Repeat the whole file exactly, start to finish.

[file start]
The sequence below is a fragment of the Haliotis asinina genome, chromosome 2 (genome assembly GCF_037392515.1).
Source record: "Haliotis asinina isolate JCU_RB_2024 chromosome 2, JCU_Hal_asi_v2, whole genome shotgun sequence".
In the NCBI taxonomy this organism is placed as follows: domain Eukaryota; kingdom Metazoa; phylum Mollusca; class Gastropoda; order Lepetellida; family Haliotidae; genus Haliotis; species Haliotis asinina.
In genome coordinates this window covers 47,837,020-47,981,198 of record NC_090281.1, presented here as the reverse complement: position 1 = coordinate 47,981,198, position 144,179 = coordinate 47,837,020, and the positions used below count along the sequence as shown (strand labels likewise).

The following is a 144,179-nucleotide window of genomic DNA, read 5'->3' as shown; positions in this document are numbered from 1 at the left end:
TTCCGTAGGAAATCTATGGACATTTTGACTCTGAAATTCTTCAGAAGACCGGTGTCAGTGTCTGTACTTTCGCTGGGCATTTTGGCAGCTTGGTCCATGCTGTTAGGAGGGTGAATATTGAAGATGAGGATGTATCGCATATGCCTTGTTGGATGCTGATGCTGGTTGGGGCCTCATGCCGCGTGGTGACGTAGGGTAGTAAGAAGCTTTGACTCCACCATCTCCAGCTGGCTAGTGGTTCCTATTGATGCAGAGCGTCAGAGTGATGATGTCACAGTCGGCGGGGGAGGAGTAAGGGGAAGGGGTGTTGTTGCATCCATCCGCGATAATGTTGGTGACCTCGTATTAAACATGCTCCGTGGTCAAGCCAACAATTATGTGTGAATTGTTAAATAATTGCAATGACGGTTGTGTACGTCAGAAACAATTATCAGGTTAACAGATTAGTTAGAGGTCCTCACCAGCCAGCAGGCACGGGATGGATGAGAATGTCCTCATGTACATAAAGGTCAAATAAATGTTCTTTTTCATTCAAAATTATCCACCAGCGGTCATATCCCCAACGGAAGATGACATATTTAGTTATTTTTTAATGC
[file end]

The sequence below is a fragment of the Haliotis asinina genome, chromosome 2 (genome assembly GCF_037392515.1).
Source record: "Haliotis asinina isolate JCU_RB_2024 chromosome 2, JCU_Hal_asi_v2, whole genome shotgun sequence".
In the NCBI taxonomy this organism is placed as follows: domain Eukaryota; kingdom Metazoa; phylum Mollusca; class Gastropoda; order Lepetellida; family Haliotidae; genus Haliotis; species Haliotis asinina.
In genome coordinates this window covers 47,837,020-47,981,198 of record NC_090281.1, presented here as the reverse complement: position 1 = coordinate 47,981,198, position 144,179 = coordinate 47,837,020, and the positions used below count along the sequence as shown (strand labels likewise).

The following is a 144,179-nucleotide window of genomic DNA, read 5'->3' as shown; positions in this document are numbered from 1 at the left end:
TTCCGTAGGAAATCTATGGACATTTTGACTCTGAAATTCTTCAGAAGACCGGTGTCAGTGTCTGTACTTTCGCTGGGCATTTTGGCAGCTTGGTCCATGCTGTTAGGAGGGTGAATATTGAAGATGAGGATGTATCGCATATGCCTTGTTGGATGCTGATGCTGGTTGGGGCCTCATGCCGCGTGGTGACGTAGGGTAGTAAGAAGCTTTGACTCCACCATCTCCAGCTGGCTAGTGGTTCCTATTGATGCAGAGCGTCAGAGTGATGATGTCACAGTCGGCGGGGGAGGAGTAAGGGGAAGGGGTGTTGTTGCATCCATCCGCGATAATGTTGGTGACCTCGTATTAAACATGCTCCGTGGTCAAGCCAACAATTATGTGTGAATTGTTAAATAATTGCAATGACGGTTGTGTACGTCAGAAACAATTATCAGGTTAACAGATTAGTTAGAGGTCCTCACCAGCCAGCAGGCACGGGATGGATGAGAATGTCCTCATGTACATAAAGGTCAAATAAATGTTCTTTTTCATTCAAAATTATCCACCAGCGGTCATATCCCCAACGGAAGATGACATATTTAGTTATTTTTTAATGC